We determined masking success by asking reviewers the question, "Do you think you can identify any of the principal authors of this manuscript?" If they answered yes, we instructed reviewers to list any authors they thought they could identify. If any reviewer correctly identified at least 1 author, we considered the reviewer unmasked to author identity. Thus, we measured masking success based on the percentage of reviewers who were able to guess author identity. For reviewers who thought they knew at least 1 of the authors, we asked whether they were familiar with the work described in the manuscript before receiving it to review and whether the reviewer was familiar with the author's work.

Reviewers were asked to provide information on age, sex, academic rank, reviewing experience, editorial experience, number of original research articles published in the last 5 years (including meta-analyses), number of manuscripts reviewed in the last 3 months, and percentage of time spent in research, clinical, and administrative activities.

Analysis. We used χ2 tests for analysis of categorical variables, and t tests for analysis of continuous variables. We used unconditional logistic regression models with single variables to estimate the unadjusted odds ratio (OR) for the outcome variable—masking success—associated with each of the potential predictor variables. Subsequently, we fit a multivariable logistic regression model including all the potential predictors to estimate the ORs for each variable, adjusted for all other variables in the model. Non–normally distributed continuous variables were also analyzed after log transformation, but transformation did not substantially change the results or conclusions. Results of untransformed data are reported here. For all tests of significance, we used 2-tailed α=.05.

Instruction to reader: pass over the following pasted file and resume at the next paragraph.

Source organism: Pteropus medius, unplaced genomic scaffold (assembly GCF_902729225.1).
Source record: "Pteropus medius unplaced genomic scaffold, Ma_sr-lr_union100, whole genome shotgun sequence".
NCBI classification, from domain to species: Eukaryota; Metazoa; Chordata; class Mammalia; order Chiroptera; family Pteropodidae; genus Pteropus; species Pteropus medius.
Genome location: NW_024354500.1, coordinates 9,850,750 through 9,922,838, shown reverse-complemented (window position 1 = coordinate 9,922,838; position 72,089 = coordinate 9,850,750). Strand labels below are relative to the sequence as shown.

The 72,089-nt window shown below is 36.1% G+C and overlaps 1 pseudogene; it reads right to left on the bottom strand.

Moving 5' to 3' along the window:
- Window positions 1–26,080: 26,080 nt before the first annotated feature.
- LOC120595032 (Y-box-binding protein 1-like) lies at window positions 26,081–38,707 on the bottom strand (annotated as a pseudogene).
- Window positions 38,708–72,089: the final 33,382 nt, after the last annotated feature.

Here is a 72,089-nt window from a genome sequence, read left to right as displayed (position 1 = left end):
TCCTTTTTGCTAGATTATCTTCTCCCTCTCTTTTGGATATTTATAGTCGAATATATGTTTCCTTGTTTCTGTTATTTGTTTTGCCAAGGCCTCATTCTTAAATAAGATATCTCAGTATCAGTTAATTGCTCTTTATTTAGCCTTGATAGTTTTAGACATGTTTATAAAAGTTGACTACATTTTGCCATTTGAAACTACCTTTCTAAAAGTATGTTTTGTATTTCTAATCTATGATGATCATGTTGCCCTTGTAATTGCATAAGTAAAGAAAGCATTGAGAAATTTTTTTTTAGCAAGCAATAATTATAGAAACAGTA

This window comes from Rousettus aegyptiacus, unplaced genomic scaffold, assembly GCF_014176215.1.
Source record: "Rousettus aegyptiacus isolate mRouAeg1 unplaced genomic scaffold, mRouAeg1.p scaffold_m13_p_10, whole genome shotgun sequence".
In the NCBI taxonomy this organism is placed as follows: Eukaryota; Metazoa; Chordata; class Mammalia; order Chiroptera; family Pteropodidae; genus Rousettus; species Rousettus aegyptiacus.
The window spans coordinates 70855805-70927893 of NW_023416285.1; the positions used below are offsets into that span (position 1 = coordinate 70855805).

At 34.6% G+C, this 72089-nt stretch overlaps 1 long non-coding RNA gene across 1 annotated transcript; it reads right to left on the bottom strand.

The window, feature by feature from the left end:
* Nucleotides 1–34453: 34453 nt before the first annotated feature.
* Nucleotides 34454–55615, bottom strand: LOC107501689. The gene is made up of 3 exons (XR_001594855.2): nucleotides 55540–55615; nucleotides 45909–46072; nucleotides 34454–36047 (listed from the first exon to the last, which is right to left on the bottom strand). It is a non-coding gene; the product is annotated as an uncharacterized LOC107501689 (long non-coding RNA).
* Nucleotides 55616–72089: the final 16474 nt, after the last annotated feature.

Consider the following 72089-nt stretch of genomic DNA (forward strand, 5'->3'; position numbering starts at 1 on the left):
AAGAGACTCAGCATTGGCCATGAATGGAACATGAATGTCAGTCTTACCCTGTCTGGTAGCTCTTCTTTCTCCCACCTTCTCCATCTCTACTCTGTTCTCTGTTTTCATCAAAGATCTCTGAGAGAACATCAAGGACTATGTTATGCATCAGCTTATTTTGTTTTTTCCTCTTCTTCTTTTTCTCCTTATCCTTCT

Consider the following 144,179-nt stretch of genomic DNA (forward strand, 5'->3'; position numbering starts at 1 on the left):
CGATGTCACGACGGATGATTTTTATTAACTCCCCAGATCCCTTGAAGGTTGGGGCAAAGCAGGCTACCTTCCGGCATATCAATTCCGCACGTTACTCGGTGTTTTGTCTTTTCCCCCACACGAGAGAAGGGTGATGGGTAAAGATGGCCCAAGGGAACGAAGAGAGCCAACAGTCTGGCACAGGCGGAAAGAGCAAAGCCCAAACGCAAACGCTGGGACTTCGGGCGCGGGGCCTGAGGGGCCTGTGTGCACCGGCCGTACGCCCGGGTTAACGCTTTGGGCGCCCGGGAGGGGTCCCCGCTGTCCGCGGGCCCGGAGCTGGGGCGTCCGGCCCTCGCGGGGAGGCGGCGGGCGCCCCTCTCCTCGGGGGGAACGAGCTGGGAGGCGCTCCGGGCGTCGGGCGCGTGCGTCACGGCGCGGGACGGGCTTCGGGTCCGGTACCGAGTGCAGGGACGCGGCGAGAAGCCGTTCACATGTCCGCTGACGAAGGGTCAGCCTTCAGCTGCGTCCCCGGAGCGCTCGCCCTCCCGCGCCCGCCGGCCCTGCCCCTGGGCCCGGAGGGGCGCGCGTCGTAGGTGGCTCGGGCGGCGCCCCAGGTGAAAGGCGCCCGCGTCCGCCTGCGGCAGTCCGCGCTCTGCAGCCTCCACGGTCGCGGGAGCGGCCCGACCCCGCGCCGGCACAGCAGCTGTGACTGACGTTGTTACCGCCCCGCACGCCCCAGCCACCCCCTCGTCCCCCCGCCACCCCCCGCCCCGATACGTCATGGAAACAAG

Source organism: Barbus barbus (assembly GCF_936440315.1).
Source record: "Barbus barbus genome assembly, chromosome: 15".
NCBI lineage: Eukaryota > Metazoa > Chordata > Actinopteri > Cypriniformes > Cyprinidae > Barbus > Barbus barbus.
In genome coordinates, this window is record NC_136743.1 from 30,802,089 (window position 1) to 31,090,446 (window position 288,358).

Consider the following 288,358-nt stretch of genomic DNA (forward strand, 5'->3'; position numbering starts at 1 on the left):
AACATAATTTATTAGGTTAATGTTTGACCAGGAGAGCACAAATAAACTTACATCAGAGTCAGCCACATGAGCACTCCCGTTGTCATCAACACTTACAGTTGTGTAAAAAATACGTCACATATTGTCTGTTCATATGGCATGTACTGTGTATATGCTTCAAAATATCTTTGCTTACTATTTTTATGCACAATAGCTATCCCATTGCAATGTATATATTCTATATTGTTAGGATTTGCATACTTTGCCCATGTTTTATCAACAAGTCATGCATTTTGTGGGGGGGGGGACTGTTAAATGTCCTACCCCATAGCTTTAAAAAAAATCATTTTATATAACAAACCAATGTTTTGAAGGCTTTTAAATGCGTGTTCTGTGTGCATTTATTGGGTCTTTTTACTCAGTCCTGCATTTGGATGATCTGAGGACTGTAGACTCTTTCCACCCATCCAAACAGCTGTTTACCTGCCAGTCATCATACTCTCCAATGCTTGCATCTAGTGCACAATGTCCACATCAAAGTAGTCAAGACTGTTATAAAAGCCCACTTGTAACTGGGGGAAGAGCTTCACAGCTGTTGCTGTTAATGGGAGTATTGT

Reviewer Response Rate and Masking Success Rate

The overall response rate of reviewers was 87% (287/328). No eligible reviewers declined to participate in the study. Overall, 60% of reviewers were successfully masked (95% confidence interval [CI], 54%-65%). The response rates and masking success rates by journal are shown in Table 1.

Table Graphic Jump LocationTable 1.—Success of Masking Reviewers by Masking Policy and by Journal